Please use this identifier to cite or link to this item: http://hdl.handle.net/20.500.12306/6126
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dc.contributor.authorEwangu, Charles-
dc.date.accessioned2020-01-02T11:57:01Z-
dc.date.available2020-01-02T11:57:01Z-
dc.date.issued2018-08-
dc.identifier.urihttp://hdl.handle.net/20.500.12306/6126-
dc.descriptionA Research Report Submitted to the College of Economics and Management in Partial Fulfillment of the Requirement for the Award of the Degree of Economics and Applied Statistics of Kampala International Universityen_US
dc.description.abstractThe purpose of this study was to investigate whether there is a significant difference between social stratification on pupil’s access to education in Bunga Primary School in Makindye Division Kampala District. It was guided by three objectives: to identify social stratification in terms of gender, age, pupil’s residence, religion and number of children from home at Bunga Primary School in Makindye Division Kampala District, to assess the level of access to primary education in Bunga Primary School in Makindye Division Kampala District and to determine whether there is are significant differences between the level of social stratification and access to primary education in Bunga Primary School in Makindye Division Kampala District. The study applied only quantitative research approach mainly descriptive correlations design. The target population was pupils from a primary school. A sample of 86 pupils from ~primary six and primary seven was chosen based on simple random sampling to be part of the study. Data were collected using both self-administered questionnaires and analyzed by use of means, standard deviations, Pearson’s linear correlation coefficient and linear regression analysis- test and Analysis of Variance (ANOVA). The study sought to test the null hypothesis of the study which holds that there is no significant difference between the level of social stratification and pupil’s access to education. The study found out that: gender, age religion, pupil’s residence from school and number of children from home are statistically insignificant. The findings have indicated that Access to primary Education in the selected school that participated in the study was moderate. The study also found out that there is no significant difference between social satisfaction and pupil’s access to primary education at 0.05 level of significance. In conclusion, findings have disproved the null hypothesis by highlighting that indeed there is a significant difference between the level of social stratification and pupil’s access to education. The researcher concluded that there is need for the government to empower the local communities in the district so that they can climb up the social ladder and have better access to education. This can be by targeting the marginalized social groups like girls, and the disabled as well as the low income earners. The parents and guardians of pupils need to be sensitized on the importance of education which in turn will improve their social status. They need to take advantage of the Universal primary Education program and invest in the social improvement of their children. Sensitization can be done through having regular community meetings and door-to-door campaigns about the importance of educating children and taking advantage of existing government programs.en_US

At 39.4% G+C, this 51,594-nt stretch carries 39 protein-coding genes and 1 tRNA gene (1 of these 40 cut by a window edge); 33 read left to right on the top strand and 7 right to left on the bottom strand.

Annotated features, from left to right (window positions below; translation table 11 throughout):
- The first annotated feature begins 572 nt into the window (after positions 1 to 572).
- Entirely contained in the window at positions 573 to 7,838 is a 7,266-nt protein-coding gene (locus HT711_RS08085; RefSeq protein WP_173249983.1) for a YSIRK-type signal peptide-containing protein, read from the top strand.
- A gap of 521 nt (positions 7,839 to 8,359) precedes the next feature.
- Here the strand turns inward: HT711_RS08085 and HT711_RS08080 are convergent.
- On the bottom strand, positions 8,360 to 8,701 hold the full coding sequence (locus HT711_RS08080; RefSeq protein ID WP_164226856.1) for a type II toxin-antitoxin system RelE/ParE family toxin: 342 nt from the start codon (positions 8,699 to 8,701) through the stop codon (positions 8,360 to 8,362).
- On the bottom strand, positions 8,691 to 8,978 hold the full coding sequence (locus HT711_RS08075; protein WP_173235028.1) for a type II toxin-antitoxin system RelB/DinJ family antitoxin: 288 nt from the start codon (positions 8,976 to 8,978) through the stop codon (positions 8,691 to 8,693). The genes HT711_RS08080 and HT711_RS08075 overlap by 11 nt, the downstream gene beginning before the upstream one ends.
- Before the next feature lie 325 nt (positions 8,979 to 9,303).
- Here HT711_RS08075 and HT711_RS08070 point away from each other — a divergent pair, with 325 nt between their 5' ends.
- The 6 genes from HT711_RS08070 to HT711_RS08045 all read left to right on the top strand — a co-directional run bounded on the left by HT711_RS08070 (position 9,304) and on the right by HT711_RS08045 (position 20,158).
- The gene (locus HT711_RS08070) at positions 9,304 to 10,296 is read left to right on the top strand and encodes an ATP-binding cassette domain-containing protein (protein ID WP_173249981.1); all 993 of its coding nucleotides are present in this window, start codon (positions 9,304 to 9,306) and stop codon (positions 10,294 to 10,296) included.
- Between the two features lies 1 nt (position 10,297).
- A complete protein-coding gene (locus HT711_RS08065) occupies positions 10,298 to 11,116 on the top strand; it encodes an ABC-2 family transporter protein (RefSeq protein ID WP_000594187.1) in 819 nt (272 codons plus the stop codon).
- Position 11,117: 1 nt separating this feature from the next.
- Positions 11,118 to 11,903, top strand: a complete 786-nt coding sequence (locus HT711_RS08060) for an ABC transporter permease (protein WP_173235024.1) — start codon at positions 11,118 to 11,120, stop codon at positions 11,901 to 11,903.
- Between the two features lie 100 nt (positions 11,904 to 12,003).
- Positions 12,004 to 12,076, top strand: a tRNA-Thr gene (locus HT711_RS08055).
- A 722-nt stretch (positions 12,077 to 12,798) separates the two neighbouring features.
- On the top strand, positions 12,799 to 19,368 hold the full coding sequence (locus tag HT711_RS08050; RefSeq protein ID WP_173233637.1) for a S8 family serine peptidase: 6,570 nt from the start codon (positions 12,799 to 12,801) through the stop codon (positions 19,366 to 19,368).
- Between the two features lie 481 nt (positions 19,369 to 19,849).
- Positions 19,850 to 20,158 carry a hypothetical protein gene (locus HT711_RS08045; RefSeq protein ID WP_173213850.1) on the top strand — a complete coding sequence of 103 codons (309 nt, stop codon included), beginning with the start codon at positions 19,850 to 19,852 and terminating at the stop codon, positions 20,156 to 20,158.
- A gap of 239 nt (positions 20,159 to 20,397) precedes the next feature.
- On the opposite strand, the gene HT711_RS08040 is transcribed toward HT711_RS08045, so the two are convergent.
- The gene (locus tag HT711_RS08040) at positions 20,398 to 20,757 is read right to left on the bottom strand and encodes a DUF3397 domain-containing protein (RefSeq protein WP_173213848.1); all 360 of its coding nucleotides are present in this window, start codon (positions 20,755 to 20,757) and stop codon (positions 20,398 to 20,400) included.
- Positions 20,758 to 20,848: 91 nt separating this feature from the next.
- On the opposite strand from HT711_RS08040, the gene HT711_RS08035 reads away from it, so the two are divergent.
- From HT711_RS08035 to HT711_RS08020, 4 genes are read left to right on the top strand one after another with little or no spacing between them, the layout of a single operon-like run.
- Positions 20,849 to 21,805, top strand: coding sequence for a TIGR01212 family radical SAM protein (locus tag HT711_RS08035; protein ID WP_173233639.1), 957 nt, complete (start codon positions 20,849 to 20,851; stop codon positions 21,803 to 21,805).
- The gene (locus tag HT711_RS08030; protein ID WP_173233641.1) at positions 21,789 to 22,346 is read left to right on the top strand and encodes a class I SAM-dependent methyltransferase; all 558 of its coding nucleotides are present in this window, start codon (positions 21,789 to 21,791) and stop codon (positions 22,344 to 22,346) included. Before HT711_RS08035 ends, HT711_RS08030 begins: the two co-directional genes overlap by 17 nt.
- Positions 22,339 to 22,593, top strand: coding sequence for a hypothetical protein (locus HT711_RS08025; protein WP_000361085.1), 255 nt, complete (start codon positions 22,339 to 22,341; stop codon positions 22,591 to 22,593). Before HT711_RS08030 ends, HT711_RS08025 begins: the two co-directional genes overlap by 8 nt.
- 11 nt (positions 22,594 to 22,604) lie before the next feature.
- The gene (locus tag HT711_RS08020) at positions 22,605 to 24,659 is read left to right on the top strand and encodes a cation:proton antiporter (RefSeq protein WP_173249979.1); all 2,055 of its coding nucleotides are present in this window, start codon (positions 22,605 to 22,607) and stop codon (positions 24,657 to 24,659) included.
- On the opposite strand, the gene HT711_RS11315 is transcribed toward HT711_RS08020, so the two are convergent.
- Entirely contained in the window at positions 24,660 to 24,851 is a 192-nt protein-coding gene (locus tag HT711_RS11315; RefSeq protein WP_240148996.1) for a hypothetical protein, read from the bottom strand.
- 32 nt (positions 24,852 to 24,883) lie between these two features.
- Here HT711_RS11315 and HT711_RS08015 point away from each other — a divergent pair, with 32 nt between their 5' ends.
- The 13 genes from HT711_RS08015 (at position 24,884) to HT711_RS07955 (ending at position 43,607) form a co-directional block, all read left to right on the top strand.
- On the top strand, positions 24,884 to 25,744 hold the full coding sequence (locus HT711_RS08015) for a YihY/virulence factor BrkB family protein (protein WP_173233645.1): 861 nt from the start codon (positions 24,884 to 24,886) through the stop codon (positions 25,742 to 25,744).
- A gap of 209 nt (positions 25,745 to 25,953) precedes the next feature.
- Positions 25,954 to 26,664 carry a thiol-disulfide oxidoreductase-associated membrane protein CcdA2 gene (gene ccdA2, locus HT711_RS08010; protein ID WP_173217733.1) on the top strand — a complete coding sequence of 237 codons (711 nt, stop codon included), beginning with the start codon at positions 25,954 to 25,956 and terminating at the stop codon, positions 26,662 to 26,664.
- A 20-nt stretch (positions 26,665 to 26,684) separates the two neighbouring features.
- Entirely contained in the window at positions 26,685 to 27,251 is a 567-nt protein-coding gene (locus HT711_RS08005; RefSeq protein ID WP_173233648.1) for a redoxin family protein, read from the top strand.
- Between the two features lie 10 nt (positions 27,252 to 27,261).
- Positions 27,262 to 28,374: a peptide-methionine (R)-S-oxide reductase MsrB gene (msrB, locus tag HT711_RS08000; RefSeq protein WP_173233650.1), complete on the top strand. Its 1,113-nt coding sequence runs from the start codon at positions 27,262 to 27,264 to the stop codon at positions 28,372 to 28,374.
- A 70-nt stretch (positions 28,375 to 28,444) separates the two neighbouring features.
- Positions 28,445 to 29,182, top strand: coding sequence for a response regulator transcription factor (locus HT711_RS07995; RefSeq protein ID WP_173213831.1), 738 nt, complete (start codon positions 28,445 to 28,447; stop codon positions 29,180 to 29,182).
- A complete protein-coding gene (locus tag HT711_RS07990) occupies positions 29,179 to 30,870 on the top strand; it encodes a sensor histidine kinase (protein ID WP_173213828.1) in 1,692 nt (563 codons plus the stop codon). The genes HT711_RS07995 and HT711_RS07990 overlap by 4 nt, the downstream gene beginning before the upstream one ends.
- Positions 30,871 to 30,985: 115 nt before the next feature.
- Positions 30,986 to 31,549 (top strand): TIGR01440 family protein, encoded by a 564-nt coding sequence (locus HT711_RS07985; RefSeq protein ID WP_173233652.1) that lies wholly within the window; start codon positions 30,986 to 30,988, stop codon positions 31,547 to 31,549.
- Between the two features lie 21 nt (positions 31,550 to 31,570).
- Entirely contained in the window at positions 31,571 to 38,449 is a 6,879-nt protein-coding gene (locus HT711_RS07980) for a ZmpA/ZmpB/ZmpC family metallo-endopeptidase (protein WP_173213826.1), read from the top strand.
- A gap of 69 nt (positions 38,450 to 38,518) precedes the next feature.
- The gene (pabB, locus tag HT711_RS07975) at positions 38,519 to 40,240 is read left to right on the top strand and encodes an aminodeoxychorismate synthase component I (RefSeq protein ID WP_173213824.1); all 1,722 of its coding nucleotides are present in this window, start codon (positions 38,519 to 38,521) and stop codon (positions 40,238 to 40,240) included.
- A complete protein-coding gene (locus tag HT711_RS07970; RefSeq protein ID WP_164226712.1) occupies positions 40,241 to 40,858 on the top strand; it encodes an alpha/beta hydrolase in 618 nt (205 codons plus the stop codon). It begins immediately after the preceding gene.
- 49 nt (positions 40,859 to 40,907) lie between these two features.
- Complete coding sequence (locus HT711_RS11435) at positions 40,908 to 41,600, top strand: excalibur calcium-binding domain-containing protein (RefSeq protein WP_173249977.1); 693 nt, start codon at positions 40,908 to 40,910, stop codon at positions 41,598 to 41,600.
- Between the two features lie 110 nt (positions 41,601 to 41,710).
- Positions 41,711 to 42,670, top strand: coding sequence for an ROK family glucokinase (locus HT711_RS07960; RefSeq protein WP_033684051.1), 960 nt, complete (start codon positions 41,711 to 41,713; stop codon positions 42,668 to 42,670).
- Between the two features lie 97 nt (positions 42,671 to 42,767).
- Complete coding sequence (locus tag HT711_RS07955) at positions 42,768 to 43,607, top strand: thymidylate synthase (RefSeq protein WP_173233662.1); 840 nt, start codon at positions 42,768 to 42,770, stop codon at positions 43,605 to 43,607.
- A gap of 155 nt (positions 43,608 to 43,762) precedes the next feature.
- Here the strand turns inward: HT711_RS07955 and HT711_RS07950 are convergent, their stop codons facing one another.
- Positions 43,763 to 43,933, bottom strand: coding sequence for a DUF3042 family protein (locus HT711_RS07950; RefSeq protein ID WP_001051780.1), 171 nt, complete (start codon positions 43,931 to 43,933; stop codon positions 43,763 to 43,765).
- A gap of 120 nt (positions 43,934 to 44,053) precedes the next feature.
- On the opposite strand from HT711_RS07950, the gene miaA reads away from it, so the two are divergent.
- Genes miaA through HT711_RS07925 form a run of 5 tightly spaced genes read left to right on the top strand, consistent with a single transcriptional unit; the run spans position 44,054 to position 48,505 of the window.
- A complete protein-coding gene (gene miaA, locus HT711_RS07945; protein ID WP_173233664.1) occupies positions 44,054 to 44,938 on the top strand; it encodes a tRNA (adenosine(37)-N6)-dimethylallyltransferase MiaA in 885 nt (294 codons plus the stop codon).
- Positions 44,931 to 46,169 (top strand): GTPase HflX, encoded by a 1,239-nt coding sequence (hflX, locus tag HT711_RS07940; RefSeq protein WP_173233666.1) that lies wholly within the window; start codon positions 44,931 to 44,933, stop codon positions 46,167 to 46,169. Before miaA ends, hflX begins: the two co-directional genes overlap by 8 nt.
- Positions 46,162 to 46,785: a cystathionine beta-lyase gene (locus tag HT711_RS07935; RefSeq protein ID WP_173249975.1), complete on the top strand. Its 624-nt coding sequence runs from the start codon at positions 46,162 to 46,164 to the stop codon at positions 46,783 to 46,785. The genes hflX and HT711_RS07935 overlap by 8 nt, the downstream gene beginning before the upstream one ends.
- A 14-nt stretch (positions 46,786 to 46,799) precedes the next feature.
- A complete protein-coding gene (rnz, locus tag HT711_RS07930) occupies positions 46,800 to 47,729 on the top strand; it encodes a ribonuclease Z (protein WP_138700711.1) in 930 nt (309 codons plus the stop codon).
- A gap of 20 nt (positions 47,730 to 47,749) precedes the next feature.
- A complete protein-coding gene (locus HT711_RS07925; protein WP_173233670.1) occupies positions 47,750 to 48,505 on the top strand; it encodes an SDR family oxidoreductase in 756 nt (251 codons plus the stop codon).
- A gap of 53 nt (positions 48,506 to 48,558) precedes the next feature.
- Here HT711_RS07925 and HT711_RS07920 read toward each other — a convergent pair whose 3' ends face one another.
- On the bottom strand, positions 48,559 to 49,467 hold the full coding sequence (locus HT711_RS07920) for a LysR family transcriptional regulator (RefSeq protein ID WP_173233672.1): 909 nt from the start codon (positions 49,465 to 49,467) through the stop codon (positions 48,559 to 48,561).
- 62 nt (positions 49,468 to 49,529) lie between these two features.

dc.language.isoenen_US
dc.publisherKampala International University, College of Economics and Managementen_US
dc.subjectSocial stratificationen_US
dc.subjectPrimary education in Ugandaen_US
dc.subjectBunga primary schoolen_US
dc.subjectMakindye division Kampala districten_US
dc.titleSocial stratification and access to primary education in Uganda:en_US
dc.title.alternativea case study of Bunga primary school Makindye division Kampala districten_US
dc.typeThesisen_US
Appears in Collections:Bachelors Degree in Economics

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